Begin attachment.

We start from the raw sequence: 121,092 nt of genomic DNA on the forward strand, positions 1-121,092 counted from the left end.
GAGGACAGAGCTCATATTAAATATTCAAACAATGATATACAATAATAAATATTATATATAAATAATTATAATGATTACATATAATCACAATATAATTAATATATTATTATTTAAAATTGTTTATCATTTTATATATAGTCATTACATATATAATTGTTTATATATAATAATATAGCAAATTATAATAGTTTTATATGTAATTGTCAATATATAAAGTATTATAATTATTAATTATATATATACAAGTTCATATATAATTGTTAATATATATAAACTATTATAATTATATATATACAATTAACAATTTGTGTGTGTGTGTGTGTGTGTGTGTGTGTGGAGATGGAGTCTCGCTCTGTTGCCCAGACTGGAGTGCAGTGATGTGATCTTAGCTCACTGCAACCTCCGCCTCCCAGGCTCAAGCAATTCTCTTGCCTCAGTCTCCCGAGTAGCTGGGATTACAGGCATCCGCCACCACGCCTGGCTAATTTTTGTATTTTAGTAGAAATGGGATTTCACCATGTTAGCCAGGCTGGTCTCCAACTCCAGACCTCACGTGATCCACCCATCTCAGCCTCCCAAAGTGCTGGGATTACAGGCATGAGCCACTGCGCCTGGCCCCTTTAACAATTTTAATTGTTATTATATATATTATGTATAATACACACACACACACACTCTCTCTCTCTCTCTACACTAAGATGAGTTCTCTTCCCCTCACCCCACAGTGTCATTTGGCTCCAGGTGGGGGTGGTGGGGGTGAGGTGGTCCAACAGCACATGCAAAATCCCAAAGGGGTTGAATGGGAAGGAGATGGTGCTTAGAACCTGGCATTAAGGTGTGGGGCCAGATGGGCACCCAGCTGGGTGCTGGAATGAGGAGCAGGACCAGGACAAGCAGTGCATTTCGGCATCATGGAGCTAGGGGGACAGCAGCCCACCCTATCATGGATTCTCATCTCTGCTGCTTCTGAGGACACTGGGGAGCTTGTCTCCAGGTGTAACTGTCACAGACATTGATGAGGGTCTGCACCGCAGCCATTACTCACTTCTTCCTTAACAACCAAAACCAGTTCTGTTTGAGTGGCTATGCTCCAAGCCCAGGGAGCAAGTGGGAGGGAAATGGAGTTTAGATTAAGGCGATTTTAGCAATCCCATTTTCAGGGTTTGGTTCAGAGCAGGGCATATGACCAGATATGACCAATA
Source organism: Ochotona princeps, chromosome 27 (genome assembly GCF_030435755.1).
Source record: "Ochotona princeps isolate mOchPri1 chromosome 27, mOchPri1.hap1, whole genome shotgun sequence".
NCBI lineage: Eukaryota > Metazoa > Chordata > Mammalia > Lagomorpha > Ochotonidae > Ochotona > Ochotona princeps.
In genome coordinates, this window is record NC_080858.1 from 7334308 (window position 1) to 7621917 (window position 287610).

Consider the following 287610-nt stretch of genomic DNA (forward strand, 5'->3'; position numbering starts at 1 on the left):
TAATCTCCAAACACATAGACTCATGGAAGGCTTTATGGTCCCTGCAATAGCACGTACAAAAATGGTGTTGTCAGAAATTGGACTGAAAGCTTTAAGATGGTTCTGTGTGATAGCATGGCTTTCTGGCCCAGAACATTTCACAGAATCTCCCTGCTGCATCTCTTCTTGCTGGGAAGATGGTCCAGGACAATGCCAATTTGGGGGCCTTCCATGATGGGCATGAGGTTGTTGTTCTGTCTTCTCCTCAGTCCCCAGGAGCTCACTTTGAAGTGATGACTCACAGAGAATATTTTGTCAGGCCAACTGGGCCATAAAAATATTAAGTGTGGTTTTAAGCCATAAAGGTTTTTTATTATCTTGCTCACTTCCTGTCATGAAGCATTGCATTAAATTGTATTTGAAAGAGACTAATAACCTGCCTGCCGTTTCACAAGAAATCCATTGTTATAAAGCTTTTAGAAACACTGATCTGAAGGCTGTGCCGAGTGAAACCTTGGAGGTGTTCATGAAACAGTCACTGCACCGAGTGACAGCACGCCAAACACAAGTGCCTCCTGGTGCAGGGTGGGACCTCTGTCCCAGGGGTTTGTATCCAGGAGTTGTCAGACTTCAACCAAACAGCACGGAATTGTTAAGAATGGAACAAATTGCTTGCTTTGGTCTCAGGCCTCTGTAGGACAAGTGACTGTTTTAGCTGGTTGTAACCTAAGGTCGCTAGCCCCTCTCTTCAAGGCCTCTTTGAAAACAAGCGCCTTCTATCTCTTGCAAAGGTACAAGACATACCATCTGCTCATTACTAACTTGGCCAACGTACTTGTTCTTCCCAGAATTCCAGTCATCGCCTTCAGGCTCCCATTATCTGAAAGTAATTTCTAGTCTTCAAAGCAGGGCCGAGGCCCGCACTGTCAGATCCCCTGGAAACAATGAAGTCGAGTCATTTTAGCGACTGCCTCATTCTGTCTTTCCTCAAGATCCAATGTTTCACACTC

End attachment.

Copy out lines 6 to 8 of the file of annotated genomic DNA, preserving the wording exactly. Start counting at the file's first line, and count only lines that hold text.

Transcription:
In genome coordinates, this window is record NC_080858.1 from 7334308 (window position 1) to 7621917 (window position 287610).

Consider the following 287610-nt stretch of genomic DNA (forward strand, 5'->3'; position numbering starts at 1 on the left):
TAATCTCCAAACACATAGACTCATGGAAGGCTTTATGGTCCCTGCAATAGCACGTACAAAAATGGTGTTGTCAGAAATTGGACTGAAAGCTTTAAGATGGTTCTGTGTGATAGCATGGCTTTCTGGCCCAGAACATTTCACAGAATCTCCCTGCTGCATCTCTTCTTGCTGGGAAGATGGTCCAGGACAATGCCAATTTGGGGGCCTTCCATGATGGGCATGAGGTTGTTGTTCTGTCTTCTCCTCAGTCCCCAGGAGCTCACTTTGAAGTGATGACTCACAGAGAATATTTTGTCAGGCCAACTGGGCCATAAAAATATTAAGTGTGGTTTTAAGCCATAAAGGTTTTTTATTATCTTGCTCACTTCCTGTCATGAAGCATTGCATTAAATTGTATTTGAAAGAGACTAATAACCTGCCTGCCGTTTCACAAGAAATCCATTGTTATAAAGCTTTTAGAAACACTGATCTGAAGGCTGTGCCGAGTGAAACCTTGGAGGTGTTCATGAAACAGTCACTGCACCGAGTGACAGCACGCCAAACACAAGTGCCTCCTGGTGCAGGGTGGGACCTCTGTCCCAGGGGTTTGTATCCAGGAGTTGTCAGACTTCAACCAAACAGCACGGAATTGTTAAGAATGGAACAAATTGCTTGCTTTGGTCTCAGGCCTCTGTAGGACAAGTGACTGTTTTAGCTGGTTGTAACCTAAGGTCGCTAGCCCCTCTCTTCAAGGCCTCTTTGAAAACAAGCGCCTTCTATCTCTTGCAAAGGTACAAGACATACCATCTGCTCATTACTAACTTGGCCAACGTACTTGTTCTTCCCAGAATTCCAGTCATCGCCTTCAGGCTCCCATTATCTGAAAGTAATTTCTAGTCTTCAAAGCAGGGCCGAGGCCCGCACTGTCAGATCCCCTGGAAACAATGAAGTCGAGTCATTTTAGCGACTGCCTCATTCTGTCTTTCCTCAAGATCCAATGTTTCACACTC